From a very young age, Roger Wright had an annual ritual. As soon as the BBC Proms programme was announced, he’d pore over the list of concerts, spotting patterns and making connections between items.


Now controller of Radio 3 and director of the Proms (he took over from Nicholas Kenyon in 2007), Wright retains the enthusiasm of a child in the world’s best toy shop. “The Proms audience is special,” he says. “There’s a particular quality of listening, a willingness to be taken further. As a planner, there is real pleasure in working with that.”

Marshalling composers, conductors and musicians from across the world into 75 concerts over the two-month festival is a spectacular feat of organisation. The key, says Wright, is the willingness to let the programme grow its own shape. Elements are shifted and sorted, like pieces of a vast mosaic, until a coherent “season” emerges.

“I’m the person with overall responsibility, but it is a team effort,” says Wright. “The Proms is a focus for the whole music industry and suggestions come in from all over the place – from my own colleagues on the Proms team and Radio 3, from BBC performance groups, from publishers, from the artists themselves, from people who want to visit with their own orchestras. The whole thing works on an orderly, organic cycle.

“By the time the 2013 Proms festival is beginning, 2014 is pretty much locked down. Because that’s just the way the classical music world works. We know broadly what’s happening in 2015 every night and some things are already pencilled in for 2016. But I don’t start, ever, with a blank piece of paper. It’s more like playing a game of cards – you suddenly see that you have the possibility of turning your ‘hand’ into something. You see that themes develop.”

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Even the best laid plans of Proms directors can be overtaken by events. “At the time of the death of Princess Diana,” Wright recalls, “there was a piece on the schedule by John Adams called Short Ride in a Fast Machine. So of course the programme had to be changed. And there was the famous occasion when a fridge caught fire backstage at the Albert Hall and, very unusually, a Prom was cancelled because in putting the fire out, the amount of water in the building meant that the electrics weren’t safe.”

Fire and flood aside, the Proms takes creative risks, this year including a celebration of Doctor Who and Hollywood music, as well as fusion programmes featuring artists such as R&B rapper Maverick Sabre and punk band the Stranglers. If there are charges of dumbing down, Wright is confident that he’s working in the best tradition of Proms founder Henry Wood.

“The Proms is at core a Western classical music festival,” he says firmly. “But there are things at the margins of our planning, whether it be the first Gospel Prom, a third Doctor Who Prom or the first Urban Classic Prom, which are also a key strategic part of what the Proms has been about since 1895, which is finding new audiences for classical music.”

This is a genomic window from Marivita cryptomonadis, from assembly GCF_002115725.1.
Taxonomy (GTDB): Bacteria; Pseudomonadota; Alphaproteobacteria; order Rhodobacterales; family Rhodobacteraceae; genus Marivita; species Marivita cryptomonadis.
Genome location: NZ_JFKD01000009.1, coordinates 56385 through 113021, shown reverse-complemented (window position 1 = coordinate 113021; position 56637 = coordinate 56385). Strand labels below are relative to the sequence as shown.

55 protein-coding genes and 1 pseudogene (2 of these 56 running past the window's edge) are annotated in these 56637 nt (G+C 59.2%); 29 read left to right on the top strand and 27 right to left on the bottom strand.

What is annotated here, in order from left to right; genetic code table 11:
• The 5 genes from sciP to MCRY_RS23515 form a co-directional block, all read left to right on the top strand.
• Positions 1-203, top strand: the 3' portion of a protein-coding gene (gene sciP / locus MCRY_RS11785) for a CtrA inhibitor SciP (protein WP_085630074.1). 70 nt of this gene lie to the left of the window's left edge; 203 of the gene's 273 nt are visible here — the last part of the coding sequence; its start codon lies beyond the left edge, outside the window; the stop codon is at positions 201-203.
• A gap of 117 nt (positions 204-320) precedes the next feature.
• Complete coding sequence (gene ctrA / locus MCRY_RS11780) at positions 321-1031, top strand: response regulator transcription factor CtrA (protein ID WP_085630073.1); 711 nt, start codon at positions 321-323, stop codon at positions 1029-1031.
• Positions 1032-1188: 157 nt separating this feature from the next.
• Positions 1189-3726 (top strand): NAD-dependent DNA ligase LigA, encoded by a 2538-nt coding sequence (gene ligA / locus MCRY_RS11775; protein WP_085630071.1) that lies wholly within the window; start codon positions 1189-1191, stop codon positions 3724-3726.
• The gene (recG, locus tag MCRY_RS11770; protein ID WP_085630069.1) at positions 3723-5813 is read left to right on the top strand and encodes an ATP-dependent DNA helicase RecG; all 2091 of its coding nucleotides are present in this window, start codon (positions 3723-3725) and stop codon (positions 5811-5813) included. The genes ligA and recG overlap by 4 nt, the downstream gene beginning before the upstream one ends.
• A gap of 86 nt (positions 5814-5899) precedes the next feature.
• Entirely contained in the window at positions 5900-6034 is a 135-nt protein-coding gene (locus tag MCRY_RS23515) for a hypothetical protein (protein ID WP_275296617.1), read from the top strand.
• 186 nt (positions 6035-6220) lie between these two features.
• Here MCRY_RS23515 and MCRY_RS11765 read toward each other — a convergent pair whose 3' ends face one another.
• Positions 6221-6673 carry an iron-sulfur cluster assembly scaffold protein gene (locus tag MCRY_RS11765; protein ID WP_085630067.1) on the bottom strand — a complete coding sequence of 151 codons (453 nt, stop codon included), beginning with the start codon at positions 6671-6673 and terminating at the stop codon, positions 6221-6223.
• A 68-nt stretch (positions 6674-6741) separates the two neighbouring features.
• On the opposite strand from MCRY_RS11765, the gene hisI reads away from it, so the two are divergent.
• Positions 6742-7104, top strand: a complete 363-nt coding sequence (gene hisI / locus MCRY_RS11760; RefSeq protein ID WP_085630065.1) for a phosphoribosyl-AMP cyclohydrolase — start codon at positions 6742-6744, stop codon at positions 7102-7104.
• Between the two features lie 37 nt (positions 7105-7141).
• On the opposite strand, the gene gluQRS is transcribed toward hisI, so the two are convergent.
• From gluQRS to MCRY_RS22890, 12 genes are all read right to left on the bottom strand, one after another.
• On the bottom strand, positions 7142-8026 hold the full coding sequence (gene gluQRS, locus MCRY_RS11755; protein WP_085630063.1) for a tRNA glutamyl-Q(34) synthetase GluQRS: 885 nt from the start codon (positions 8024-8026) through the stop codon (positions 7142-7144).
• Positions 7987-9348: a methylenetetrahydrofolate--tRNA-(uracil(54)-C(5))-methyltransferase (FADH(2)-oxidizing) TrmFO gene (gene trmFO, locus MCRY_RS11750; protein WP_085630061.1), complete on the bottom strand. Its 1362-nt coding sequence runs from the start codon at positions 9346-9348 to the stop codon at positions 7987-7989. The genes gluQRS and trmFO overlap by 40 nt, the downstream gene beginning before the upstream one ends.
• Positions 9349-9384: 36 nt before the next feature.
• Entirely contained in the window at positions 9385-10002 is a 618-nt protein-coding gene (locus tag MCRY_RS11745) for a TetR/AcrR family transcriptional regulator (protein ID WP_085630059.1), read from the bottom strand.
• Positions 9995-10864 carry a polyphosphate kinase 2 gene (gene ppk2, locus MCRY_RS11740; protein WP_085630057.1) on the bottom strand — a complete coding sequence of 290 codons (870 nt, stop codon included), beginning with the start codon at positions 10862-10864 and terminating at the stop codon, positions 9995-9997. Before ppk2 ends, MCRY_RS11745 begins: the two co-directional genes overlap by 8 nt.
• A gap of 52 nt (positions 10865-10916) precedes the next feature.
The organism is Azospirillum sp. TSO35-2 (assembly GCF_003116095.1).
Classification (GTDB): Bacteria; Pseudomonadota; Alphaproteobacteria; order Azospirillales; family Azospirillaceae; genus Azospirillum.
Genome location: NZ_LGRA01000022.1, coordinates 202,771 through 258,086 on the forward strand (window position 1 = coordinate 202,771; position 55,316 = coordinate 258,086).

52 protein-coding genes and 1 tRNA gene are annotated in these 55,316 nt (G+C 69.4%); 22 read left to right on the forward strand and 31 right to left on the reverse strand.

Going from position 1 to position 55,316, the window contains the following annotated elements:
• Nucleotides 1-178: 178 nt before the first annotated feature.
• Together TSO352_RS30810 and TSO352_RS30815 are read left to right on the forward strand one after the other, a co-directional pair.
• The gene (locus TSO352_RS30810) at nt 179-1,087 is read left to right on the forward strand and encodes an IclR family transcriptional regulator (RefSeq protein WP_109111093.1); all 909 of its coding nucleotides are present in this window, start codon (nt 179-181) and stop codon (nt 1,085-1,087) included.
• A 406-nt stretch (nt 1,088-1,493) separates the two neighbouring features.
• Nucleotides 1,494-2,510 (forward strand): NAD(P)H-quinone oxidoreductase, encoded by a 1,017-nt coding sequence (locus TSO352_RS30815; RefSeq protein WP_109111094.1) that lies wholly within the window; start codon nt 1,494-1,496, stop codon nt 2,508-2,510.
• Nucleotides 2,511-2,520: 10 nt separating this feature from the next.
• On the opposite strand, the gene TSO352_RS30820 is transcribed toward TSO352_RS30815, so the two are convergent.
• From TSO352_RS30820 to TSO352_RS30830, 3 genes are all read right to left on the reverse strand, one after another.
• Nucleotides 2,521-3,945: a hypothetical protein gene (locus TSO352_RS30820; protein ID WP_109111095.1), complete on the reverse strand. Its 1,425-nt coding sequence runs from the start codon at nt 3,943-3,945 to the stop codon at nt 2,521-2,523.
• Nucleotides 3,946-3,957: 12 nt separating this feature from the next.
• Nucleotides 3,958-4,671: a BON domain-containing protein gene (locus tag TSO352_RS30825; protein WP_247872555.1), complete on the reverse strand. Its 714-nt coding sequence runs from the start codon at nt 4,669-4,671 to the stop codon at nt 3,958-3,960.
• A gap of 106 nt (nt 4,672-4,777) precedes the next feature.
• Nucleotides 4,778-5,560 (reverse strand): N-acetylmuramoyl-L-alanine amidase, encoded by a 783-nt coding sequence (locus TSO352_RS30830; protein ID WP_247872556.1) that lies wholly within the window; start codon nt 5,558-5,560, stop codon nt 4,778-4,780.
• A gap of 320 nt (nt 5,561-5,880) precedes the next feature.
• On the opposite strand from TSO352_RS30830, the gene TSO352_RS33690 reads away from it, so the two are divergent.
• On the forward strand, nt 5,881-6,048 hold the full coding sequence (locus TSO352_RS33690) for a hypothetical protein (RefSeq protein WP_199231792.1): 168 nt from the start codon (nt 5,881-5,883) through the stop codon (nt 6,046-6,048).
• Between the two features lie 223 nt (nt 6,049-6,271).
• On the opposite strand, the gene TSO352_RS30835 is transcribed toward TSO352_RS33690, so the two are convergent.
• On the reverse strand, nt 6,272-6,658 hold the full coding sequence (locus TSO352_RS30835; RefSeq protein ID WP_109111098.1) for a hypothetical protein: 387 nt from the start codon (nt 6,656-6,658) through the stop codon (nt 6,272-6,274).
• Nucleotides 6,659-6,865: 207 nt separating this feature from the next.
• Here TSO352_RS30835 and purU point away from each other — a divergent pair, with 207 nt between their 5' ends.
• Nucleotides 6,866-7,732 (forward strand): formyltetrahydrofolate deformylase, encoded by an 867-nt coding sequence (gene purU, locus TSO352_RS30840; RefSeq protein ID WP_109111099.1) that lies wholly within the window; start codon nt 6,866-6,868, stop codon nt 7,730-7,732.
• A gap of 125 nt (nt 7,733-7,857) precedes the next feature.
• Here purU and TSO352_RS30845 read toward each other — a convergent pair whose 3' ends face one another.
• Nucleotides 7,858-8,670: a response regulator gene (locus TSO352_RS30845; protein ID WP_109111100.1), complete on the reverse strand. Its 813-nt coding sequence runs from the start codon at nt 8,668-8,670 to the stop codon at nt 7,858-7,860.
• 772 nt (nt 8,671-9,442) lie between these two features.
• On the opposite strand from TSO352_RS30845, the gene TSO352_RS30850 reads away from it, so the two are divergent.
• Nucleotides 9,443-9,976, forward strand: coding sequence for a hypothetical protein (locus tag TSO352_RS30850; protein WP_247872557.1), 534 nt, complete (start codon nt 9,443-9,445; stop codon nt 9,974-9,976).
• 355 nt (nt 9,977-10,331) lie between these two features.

He’s also justly proud to be the instigator of the first ever free, main evening Prom. “Somebody said, ‘Why on earth would you put on Beethoven Nine as the free event?’ Well, why wouldn’t we want to get in an audience who may not know about Beethoven? It’s an opportunity to engage and they get Vaughan Williams and a new piece by Mark-Anthony Turnage thrown into the bargain.

Even for those who didn’t manage to get tickets, the fact that it’s one of the televised Proms and is love on Radio 3 means that there’s full public access to see and hear that event.”

With the BBC’s website ( proms) increasing the Proms’ reach, Wright is keen to ensure that it’s not just the headlining events that reach the masses.

“Given the sheer size of the Proms, BBC red button would be quite hard for us, but we’re filming all of the Cadogan Chamber Concerts for the first time, and we’ll be putting those online.”

There are times, however, when less can still be more. The hot tickets this summer are Daniel Barenboim’s Ring cycle. Who knows what Wagner, with his insistence on Gesamtkunstwerk (total artwork), would say to a concert staging in the Albert Hall, but Wright accentuates the positive.

“Concert opera really works. You concentrate on the music in a particular way. Sometimes you can actually hear orchestral detail better. And there’s a sort of freedom the performers feel when they’re unencumbered by costumes, or production business or bits of scenery shifting about. And the fact that it’s Barenboim’s first Wagner opera in the UK means it will be a real treat.”

Averse to talk of “highlights” (“As soon as I talk about one, another 26 appear”), Wright emphasises instead the value of a context. “Some people might think it perverse to celebrate the Britten centenary by having an evening devoted to Tippett’s opera The Midsummer Marriage. But it’s hard to tell the Britten story without telling the Tippett story. Britten cast a shadow, in the best sense, over the whole of 20th-century music. You can’t appreciate that without reference to some of those other really significant composers.


“Part of our job,” he goes on, “is to tell the story behind each of the concerts – the context of the piece, where the performers are in their careers, what the relationships are between conductors and orchestras. This is what adds up to a real event. It’s what the Proms is for.”